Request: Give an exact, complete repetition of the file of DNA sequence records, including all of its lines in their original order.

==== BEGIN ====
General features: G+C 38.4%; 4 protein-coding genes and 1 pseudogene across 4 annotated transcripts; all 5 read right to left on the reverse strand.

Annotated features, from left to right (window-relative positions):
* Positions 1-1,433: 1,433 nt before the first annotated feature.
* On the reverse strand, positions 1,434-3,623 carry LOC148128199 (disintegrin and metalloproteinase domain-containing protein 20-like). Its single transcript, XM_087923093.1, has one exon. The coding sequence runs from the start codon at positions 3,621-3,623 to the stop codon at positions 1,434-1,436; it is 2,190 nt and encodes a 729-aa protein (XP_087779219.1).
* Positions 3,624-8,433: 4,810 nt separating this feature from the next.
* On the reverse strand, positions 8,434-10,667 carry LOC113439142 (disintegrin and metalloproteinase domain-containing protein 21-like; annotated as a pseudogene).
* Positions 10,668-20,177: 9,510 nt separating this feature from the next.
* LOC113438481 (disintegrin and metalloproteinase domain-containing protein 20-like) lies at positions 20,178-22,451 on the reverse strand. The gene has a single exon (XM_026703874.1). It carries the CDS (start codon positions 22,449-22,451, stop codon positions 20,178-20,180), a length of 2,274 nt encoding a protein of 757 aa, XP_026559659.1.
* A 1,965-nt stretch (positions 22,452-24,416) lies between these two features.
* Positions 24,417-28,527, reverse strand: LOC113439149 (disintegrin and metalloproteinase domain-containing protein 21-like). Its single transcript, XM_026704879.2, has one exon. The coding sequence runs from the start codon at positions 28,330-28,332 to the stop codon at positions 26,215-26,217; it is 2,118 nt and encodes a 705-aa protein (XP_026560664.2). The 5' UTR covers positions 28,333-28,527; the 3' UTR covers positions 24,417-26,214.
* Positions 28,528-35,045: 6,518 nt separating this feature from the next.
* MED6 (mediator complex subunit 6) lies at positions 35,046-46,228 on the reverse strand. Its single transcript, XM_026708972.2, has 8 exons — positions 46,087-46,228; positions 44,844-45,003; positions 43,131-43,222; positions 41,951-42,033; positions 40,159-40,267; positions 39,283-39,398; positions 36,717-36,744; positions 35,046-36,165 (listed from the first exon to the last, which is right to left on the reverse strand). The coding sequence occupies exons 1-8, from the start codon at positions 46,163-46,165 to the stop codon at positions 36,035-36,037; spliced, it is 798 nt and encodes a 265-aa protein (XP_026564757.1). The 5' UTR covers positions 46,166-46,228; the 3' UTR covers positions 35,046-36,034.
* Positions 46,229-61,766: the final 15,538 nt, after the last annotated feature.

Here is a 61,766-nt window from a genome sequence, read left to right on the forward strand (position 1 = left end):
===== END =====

General features: G+C 38.4%; 4 protein-coding genes and 1 pseudogene across 4 annotated transcripts; all 5 read right to left on the reverse strand.

Annotated features, from left to right (window-relative positions):
* Positions 1-1,433: 1,433 nt before the first annotated feature.
* On the reverse strand, positions 1,434-3,623 carry LOC148128199 (disintegrin and metalloproteinase domain-containing protein 20-like). Its single transcript, XM_087923093.1, has one exon. The coding sequence runs from the start codon at positions 3,621-3,623 to the stop codon at positions 1,434-1,436; it is 2,190 nt and encodes a 729-aa protein (XP_087779219.1).
* Positions 3,624-8,433: 4,810 nt separating this feature from the next.
* On the reverse strand, positions 8,434-10,667 carry LOC113439142 (disintegrin and metalloproteinase domain-containing protein 21-like; annotated as a pseudogene).
* Positions 10,668-20,177: 9,510 nt separating this feature from the next.
* LOC113438481 (disintegrin and metalloproteinase domain-containing protein 20-like) lies at positions 20,178-22,451 on the reverse strand. The gene has a single exon (XM_026703874.1). It carries the CDS (start codon positions 22,449-22,451, stop codon positions 20,178-20,180), a length of 2,274 nt encoding a protein of 757 aa, XP_026559659.1.
* A 1,965-nt stretch (positions 22,452-24,416) lies between these two features.
* Positions 24,417-28,527, reverse strand: LOC113439149 (disintegrin and metalloproteinase domain-containing protein 21-like). Its single transcript, XM_026704879.2, has one exon. The coding sequence runs from the start codon at positions 28,330-28,332 to the stop codon at positions 26,215-26,217; it is 2,118 nt and encodes a 705-aa protein (XP_026560664.2). The 5' UTR covers positions 28,333-28,527; the 3' UTR covers positions 24,417-26,214.
* Positions 28,528-35,045: 6,518 nt separating this feature from the next.
* MED6 (mediator complex subunit 6) lies at positions 35,046-46,228 on the reverse strand. Its single transcript, XM_026708972.2, has 8 exons — positions 46,087-46,228; positions 44,844-45,003; positions 43,131-43,222; positions 41,951-42,033; positions 40,159-40,267; positions 39,283-39,398; positions 36,717-36,744; positions 35,046-36,165 (listed from the first exon to the last, which is right to left on the reverse strand). The coding sequence occupies exons 1-8, from the start codon at positions 46,163-46,165 to the stop codon at positions 36,035-36,037; spliced, it is 798 nt and encodes a 265-aa protein (XP_026564757.1). The 5' UTR covers positions 46,166-46,228; the 3' UTR covers positions 35,046-36,034.
* Positions 46,229-61,766: the final 15,538 nt, after the last annotated feature.

Here is a 61,766-nt window from a genome sequence, read left to right on the forward strand (position 1 = left end):